The voice of Radio 4’s Ramblings chats to Country Walking about lumpy landscapes, aggressive step-counting and the importance of silence…
For 17 years and 32 series, walkers have been tuning into Radio 4 at 3pm on a Thursday to be transported to another place. Each episode of Ramblings is an aural adventure in the British landscape, in the company of people who know each destination intimately. And for almost its entire existence, Clare Balding has been the guide for these viewless voyages. So Country Walking Magazine caught up with Clare to say hi, and salute the gentlest voice ever to take us on a walk we can’t see…
It’s hard to imagine the pitching session in which someone said to the BBC: “OK, go with me here: walking… on the radio.”
I know, what an extraordinary idea! Lucy Lunt, who originated it, is still the producer today. She had such a conviction and faith in it; she saw the ideas and stories that could come from putting two people together on a walk with something to talk about. And 17 years later, it has become something that taps into so many people’s experiences. I joined for series two, because the original presenter wasn’t able to do it. And now I wouldn’t miss it for the world.
It must test of your powers of description.
Always. But I like learning new ways to describe what I’m seeing. On the latest series I went out in Dorset with a group of primary school children who go walking with a local farmer every Friday afternoon. I asked them to describe what they could see and one girl said, “It’s very lumpy round here.” Lumpy! How perfect is that?
But you use silence very well in the programme, too.
Silences are great. A big long silence which simply conveys that we’re walking, thinking, or admiring a view – I love those. If a deer runs across the footpath, we stop and enjoy that moment together, I don’t talk over it. If I need to describe it, I do that afterwards. I find people always say more when you give them space and don’t try to talk all the time.
How do you find a balance between talking about the place and focusing on the person you’re walking with?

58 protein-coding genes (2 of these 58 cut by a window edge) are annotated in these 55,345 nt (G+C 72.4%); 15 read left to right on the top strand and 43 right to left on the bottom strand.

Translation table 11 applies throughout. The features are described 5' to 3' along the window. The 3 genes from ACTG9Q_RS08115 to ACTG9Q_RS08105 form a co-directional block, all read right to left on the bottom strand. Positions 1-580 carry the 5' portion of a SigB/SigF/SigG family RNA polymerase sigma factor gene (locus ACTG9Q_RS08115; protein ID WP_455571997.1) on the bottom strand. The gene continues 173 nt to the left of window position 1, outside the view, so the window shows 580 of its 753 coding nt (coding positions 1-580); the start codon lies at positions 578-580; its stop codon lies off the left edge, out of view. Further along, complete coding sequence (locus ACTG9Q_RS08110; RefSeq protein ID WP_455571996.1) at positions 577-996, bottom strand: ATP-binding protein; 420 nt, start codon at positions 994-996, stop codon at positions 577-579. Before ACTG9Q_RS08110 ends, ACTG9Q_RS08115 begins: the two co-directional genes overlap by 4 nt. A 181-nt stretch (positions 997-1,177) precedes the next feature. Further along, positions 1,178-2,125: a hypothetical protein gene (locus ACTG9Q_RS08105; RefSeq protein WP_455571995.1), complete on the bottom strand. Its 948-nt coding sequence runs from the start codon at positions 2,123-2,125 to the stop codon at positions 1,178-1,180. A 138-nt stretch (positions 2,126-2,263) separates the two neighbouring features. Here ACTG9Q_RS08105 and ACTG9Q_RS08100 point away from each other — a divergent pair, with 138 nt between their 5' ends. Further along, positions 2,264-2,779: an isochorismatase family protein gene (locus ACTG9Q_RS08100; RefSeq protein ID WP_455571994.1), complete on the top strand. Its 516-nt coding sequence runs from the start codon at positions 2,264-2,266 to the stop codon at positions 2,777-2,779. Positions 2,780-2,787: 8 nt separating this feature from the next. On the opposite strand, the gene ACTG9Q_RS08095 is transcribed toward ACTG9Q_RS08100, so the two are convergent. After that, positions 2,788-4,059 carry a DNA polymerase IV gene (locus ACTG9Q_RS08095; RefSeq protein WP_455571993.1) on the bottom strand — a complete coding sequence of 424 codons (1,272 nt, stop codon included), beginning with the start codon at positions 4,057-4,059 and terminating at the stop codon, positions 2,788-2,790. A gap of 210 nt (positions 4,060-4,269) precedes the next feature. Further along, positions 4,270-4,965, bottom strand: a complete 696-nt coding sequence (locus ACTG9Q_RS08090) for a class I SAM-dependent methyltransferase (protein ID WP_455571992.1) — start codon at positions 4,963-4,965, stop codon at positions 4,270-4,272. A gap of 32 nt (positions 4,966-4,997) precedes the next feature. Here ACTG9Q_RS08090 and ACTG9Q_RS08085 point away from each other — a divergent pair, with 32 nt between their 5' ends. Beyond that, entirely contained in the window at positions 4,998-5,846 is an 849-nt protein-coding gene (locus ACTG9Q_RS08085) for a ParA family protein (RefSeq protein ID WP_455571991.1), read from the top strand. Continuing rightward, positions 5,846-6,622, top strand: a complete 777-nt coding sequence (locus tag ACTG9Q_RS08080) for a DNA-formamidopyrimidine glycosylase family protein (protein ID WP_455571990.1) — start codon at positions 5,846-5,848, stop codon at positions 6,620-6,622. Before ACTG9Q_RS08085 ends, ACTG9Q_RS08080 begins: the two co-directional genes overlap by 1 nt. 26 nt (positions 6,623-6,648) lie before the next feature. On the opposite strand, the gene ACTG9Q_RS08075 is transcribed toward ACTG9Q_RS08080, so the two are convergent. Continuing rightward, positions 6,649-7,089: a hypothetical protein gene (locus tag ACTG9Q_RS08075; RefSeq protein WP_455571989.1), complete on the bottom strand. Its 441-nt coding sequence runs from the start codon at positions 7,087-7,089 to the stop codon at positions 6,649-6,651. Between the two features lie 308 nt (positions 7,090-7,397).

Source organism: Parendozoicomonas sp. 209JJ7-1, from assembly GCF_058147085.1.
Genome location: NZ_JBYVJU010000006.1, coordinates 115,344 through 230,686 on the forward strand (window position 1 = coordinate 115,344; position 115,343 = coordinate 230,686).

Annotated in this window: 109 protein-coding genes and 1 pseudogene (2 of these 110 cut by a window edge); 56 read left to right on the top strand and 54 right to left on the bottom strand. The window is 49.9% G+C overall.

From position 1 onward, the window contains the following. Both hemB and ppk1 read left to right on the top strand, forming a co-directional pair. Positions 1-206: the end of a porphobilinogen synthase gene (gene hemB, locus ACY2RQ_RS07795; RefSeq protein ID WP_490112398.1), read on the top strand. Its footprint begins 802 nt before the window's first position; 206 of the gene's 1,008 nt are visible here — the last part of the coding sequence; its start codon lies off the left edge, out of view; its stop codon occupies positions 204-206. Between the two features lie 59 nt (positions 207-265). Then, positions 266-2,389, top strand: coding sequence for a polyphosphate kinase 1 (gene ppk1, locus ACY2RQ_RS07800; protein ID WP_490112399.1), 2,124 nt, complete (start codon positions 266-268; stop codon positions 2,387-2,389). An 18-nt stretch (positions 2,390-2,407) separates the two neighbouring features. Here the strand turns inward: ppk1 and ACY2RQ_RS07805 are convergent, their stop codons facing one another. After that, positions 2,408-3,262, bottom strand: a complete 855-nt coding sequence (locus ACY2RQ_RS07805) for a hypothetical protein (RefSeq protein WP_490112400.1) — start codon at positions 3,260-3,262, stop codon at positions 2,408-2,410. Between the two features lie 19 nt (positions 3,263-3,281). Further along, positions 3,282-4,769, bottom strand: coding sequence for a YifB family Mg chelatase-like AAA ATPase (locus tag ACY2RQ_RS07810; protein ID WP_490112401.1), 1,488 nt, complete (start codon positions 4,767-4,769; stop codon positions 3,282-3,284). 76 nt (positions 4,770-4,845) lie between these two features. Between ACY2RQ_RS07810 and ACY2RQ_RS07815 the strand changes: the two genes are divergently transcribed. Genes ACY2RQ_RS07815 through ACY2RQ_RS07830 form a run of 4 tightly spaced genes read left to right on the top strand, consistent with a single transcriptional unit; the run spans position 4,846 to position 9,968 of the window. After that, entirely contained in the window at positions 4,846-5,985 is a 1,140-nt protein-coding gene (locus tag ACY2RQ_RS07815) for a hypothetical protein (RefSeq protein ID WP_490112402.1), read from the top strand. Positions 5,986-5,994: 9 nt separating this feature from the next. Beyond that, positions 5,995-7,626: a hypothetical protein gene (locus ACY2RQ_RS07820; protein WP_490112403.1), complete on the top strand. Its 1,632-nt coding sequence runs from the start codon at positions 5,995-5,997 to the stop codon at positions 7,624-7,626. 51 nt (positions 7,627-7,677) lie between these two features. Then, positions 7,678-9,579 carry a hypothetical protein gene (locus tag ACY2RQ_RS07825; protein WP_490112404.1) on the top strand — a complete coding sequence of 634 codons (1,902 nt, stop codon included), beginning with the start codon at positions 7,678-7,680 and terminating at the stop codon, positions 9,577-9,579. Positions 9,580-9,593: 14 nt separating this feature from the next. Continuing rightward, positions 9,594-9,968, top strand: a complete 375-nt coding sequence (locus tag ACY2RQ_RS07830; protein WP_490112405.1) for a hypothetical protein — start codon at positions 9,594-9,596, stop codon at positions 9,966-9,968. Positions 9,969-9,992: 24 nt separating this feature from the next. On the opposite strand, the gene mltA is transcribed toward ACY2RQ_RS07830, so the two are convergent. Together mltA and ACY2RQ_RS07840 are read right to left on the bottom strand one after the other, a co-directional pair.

It’s never just about the geography. The art of Ramblings is that it uses places to evoke emotion and memory; to trigger something in the person I’m walking with, and hopefully the audience. I went to Windsor Great Park with Bill Bryson, and he was beautifully nostalgic about walking there with his wife. So the landscape unlocks the story for you. Walking is a totally ageless, classless, gerless thing. It’s a unifying passion that anyone can relate to.
The programme has had some very positive effects, hasn’t it?
There’s at least one walking group for bereaved people that was set up by people who listened to Ramblings, because they loved the way the series helped to evoke the best memories of time spent with their partners. For them to be able to walk with other people who have been through the same experience is immensely therapeutic and liberating. If Ramblings never accomplished anything again, that would be success enough for me.
Were you always a walker?
It was part of the deal of growing up among the Hampshire downs among the racing community. You couldn’t not want to be out there exploring. But I hadn’t walked widely around other parts of Britain, so I’m very grateful to Ramblings. It has unlocked so many new places for me.
Northumberland draws me back time and again. Along the coast, where the castles are, you get the most incredible light. I love the Suffolk/Norfolk border, especially the Constable Way around Bury St Edmunds. And Hampshire, of course – it’s still home.